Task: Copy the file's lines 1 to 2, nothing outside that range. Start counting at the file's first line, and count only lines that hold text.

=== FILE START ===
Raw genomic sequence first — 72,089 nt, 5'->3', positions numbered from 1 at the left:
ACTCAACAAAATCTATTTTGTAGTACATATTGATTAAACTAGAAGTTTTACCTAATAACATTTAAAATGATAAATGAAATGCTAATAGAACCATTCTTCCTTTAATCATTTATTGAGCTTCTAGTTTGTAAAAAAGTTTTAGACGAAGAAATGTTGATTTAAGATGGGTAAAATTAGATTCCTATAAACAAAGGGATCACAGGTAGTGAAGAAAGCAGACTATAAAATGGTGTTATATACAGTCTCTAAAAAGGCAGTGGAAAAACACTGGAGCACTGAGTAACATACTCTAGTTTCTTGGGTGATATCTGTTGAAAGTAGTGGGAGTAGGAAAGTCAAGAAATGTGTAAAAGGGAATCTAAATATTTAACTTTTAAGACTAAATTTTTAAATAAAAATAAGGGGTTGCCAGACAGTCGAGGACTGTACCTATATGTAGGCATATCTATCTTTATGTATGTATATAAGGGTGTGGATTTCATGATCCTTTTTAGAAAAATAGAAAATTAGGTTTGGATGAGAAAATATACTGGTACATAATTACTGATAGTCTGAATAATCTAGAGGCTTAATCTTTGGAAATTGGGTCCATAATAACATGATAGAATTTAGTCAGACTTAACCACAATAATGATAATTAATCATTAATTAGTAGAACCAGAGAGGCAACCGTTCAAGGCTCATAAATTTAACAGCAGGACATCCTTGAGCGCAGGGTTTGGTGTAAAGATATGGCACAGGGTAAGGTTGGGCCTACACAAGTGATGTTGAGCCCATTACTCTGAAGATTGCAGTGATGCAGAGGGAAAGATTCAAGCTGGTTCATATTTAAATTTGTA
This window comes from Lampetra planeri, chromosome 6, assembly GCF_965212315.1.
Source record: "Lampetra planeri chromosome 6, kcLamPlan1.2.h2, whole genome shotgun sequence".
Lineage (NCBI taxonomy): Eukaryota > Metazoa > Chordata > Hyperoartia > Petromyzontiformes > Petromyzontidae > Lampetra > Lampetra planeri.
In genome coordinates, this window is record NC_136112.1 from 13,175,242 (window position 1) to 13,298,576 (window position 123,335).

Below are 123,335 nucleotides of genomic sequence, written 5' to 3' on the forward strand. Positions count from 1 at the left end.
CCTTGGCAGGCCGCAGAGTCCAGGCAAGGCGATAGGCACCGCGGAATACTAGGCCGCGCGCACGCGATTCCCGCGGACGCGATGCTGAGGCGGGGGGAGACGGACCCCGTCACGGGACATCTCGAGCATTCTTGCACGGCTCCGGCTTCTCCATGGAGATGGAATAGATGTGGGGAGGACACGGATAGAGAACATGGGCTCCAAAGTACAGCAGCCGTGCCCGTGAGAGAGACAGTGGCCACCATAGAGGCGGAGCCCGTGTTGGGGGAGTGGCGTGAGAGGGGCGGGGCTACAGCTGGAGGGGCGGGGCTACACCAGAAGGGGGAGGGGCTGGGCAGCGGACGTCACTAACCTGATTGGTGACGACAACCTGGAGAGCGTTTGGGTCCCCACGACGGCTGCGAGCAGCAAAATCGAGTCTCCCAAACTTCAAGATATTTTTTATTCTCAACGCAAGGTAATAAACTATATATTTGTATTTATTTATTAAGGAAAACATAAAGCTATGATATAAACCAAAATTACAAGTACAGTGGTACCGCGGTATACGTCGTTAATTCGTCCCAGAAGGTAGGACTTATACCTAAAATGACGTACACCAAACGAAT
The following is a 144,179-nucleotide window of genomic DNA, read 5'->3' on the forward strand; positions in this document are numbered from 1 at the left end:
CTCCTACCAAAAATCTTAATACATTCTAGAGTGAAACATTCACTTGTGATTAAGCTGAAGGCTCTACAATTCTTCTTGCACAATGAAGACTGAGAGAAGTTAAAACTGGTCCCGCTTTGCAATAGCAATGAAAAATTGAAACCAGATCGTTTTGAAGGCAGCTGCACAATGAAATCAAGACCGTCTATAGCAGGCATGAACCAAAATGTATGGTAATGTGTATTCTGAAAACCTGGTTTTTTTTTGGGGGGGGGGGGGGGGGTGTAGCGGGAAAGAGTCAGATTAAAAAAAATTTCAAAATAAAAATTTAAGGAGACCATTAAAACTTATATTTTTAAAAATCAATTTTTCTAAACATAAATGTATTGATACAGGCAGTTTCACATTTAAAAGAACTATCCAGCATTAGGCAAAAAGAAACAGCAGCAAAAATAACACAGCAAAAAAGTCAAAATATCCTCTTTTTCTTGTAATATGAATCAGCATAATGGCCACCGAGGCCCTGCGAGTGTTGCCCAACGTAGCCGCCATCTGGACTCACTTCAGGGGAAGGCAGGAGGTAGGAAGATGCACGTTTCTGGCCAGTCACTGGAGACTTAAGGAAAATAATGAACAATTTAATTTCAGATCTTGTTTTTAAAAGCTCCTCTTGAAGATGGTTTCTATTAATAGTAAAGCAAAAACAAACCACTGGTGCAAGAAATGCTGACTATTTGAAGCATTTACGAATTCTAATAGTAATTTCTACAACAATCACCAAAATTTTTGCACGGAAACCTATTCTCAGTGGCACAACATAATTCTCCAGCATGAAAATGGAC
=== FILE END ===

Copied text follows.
Raw genomic sequence first — 72,089 nt, 5'->3', positions numbered from 1 at the left:
ACTCAACAAAATCTATTTTGTAGTACATATTGATTAAACTAGAAGTTTTACCTAATAACATTTAAAATGATAAATGAAATGCTAATAGAACCATTCTTCCTTTAATCATTTATTGAGCTTCTAGTTTGTAAAAAAGTTTTAGACGAAGAAATGTTGATTTAAGATGGGTAAAATTAGATTCCTATAAACAAAGGGATCACAGGTAGTGAAGAAAGCAGACTATAAAATGGTGTTATATACAGTCTCTAAAAAGGCAGTGGAAAAACACTGGAGCACTGAGTAACATACTCTAGTTTCTTGGGTGATATCTGTTGAAAGTAGTGGGAGTAGGAAAGTCAAGAAATGTGTAAAAGGGAATCTAAATATTTAACTTTTAAGACTAAATTTTTAAATAAAAATAAGGGGTTGCCAGACAGTCGAGGACTGTACCTATATGTAGGCATATCTATCTTTATGTATGTATATAAGGGTGTGGATTTCATGATCCTTTTTAGAAAAATAGAAAATTAGGTTTGGATGAGAAAATATACTGGTACATAATTACTGATAGTCTGAATAATCTAGAGGCTTAATCTTTGGAAATTGGGTCCATAATAACATGATAGAATTTAGTCAGACTTAACCACAATAATGATAATTAATCATTAATTAGTAGAACCAGAGAGGCAACCGTTCAAGGCTCATAAATTTAACAGCAGGACATCCTTGAGCGCAGGGTTTGGTGTAAAGATATGGCACAGGGTAAGGTTGGGCCTACACAAGTGATGTTGAGCCCATTACTCTGAAGATTGCAGTGATGCAGAGGGAAAGATTCAAGCTGGTTCATATTTAAATTTGTA